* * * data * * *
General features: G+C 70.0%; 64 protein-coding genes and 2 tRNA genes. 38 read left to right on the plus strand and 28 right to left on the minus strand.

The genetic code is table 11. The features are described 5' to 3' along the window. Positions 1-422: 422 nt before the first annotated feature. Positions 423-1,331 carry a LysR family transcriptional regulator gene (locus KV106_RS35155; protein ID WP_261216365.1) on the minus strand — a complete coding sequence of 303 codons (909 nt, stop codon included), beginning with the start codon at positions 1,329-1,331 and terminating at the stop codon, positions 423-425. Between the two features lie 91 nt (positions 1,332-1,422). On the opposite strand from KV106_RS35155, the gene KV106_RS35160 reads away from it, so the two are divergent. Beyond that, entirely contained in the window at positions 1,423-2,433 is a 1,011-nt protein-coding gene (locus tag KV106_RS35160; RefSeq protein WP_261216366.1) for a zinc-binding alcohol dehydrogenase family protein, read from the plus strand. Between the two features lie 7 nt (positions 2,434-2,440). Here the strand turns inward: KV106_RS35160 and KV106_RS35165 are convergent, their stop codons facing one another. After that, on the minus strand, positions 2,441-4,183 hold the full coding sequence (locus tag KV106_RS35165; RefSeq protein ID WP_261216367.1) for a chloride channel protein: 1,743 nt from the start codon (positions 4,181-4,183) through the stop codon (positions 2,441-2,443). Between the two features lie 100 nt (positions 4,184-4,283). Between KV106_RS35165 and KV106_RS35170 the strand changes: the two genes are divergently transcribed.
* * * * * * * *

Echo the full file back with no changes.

General features: G+C 70.0%; 64 protein-coding genes and 2 tRNA genes. 38 read left to right on the plus strand and 28 right to left on the minus strand.

The genetic code is table 11. The features are described 5' to 3' along the window. Positions 1-422: 422 nt before the first annotated feature. Positions 423-1,331 carry a LysR family transcriptional regulator gene (locus KV106_RS35155; protein ID WP_261216365.1) on the minus strand — a complete coding sequence of 303 codons (909 nt, stop codon included), beginning with the start codon at positions 1,329-1,331 and terminating at the stop codon, positions 423-425. Between the two features lie 91 nt (positions 1,332-1,422). On the opposite strand from KV106_RS35155, the gene KV106_RS35160 reads away from it, so the two are divergent. Beyond that, entirely contained in the window at positions 1,423-2,433 is a 1,011-nt protein-coding gene (locus tag KV106_RS35160; RefSeq protein WP_261216366.1) for a zinc-binding alcohol dehydrogenase family protein, read from the plus strand. Between the two features lie 7 nt (positions 2,434-2,440). Here the strand turns inward: KV106_RS35160 and KV106_RS35165 are convergent, their stop codons facing one another. After that, on the minus strand, positions 2,441-4,183 hold the full coding sequence (locus tag KV106_RS35165; RefSeq protein ID WP_261216367.1) for a chloride channel protein: 1,743 nt from the start codon (positions 4,181-4,183) through the stop codon (positions 2,441-2,443). Between the two features lie 100 nt (positions 4,184-4,283). Between KV106_RS35165 and KV106_RS35170 the strand changes: the two genes are divergently transcribed.